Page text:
It was an unseasonably warm December afternoon on Soulshine Court in Habitat for Humanity’s Hudson Hills subdivision in West Asheville. A crowd of neighbors, volunteers and fans gathered around the work site for the wall-raising of Habitat’s 2015 Christmas Jam house. For 17 years, Warren Haynes, Asheville native and world renowned musician, has worked closely with the Asheville Area’s Habitat for Humanity. The “Before the Jam, Lend a Hand” event is the workhorse of the Christmas Jam and brings together volunteers from all over the country for two weeks before the concert event to build homes for families in need. To date, 33 new energy-efficient homes have been built by volunteers using proceeds from the Jam, including purchasing land and helping develop whole neighborhoods like the Hudson Hills subdivision.
Habitat homeowners-to-be Vicki Trantham and her adult son, Geoffrey Roper, a pastry chef at Filo, as well as Rowan, her 9-year-old son — plus members of the extended family — were on site to help raise the first two walls of their new home, which they hope to have complete by summer 2016. The family of three currently live in a rented trailer with substandard living conditions. “We never dreamed we’d finally have a home of our very own,” Trantham told the crowd during the event’s opening statements. “This has brought us a lot of hope just being around so many good people.”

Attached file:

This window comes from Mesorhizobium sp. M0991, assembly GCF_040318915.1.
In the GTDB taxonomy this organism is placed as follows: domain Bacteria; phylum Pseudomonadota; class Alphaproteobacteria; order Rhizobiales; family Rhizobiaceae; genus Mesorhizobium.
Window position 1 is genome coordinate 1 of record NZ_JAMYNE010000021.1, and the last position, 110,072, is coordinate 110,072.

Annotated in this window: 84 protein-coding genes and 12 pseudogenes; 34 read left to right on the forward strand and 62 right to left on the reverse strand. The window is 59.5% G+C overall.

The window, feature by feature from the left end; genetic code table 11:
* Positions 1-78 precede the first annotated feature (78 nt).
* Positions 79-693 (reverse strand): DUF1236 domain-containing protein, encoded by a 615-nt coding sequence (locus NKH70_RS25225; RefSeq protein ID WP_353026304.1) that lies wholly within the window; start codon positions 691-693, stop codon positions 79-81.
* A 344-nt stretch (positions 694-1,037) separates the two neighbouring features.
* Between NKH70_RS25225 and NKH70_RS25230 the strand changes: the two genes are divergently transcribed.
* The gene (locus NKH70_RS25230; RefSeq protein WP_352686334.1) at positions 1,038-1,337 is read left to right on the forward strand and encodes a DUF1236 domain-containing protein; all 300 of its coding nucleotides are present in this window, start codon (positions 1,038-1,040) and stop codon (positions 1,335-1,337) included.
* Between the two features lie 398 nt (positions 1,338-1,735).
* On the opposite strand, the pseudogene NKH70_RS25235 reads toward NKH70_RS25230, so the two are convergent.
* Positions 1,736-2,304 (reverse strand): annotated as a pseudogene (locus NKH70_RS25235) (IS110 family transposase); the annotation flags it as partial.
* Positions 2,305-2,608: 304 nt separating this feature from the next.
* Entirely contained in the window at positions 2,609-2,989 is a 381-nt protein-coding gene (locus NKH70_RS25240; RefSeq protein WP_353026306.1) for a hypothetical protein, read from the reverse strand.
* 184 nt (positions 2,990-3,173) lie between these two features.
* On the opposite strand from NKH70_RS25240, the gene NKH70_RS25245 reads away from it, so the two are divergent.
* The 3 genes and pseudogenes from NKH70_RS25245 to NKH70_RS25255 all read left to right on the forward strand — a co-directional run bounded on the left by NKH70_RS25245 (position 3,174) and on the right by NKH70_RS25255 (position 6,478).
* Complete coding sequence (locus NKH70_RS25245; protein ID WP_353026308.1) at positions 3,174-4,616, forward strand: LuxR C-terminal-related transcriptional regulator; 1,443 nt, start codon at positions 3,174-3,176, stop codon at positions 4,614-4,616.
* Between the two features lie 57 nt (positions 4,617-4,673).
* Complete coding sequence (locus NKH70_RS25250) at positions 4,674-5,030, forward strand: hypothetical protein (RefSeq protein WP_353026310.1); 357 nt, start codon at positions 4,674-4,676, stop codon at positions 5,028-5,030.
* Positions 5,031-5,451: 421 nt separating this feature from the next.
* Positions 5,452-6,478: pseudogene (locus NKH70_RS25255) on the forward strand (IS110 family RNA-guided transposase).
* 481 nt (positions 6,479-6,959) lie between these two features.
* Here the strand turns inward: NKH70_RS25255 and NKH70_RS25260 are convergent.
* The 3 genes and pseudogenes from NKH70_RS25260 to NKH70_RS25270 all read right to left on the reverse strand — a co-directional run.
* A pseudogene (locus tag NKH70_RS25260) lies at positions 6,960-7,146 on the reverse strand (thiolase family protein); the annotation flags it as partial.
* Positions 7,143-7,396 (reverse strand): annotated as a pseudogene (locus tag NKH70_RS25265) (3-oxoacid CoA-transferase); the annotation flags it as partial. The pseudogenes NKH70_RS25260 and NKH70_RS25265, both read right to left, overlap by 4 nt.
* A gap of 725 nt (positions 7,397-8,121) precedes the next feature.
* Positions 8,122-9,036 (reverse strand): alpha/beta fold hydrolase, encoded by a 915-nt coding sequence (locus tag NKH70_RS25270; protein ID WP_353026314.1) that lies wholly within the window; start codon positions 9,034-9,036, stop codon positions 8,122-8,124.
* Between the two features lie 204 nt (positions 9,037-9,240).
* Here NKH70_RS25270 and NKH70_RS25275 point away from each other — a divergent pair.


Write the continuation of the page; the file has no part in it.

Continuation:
Participants do not get a “free house,” but the program goes a long way to remove many of the obstacles to buying a new home. Habitat provides a home site, materials and labor at reduced costs. Applicant families have a zero percent interest mortgage, plus the mortgage payments go toward funding and completion of future homes in the neighborhood. Habitat homeowners are required to commit 200 hours of volunteer service time with a minimum of 50 hours onsite throughout the building process. “Thank you for participating in the 2015 Christmas Jam. Music builds houses and changes the lives of families like ours,” Trantham concluded.
Warren Haynes also commented on the impact this event has. “Meeting the families every year reminds us of how really important it is to keep going and supporting Habitat,” he said.
As the wall-raising gets started, people step forward onto the new decking of the sub-floor that was put in place earlier in the day. The walls go up without a hitch to the sound of hammers and boots thumping like a bass drum. Markers are distributed and people gather around to sign the walls and joists with best wishes for the new home and its occupants, while others take selfies with Warren and ask for his autograph on everything from hats to sneakers. The sun casts long shadows across the site. The work is done for the day and the tone has been set for the 27th Annual Christmas Jam.
All photos by Cindy Kunst.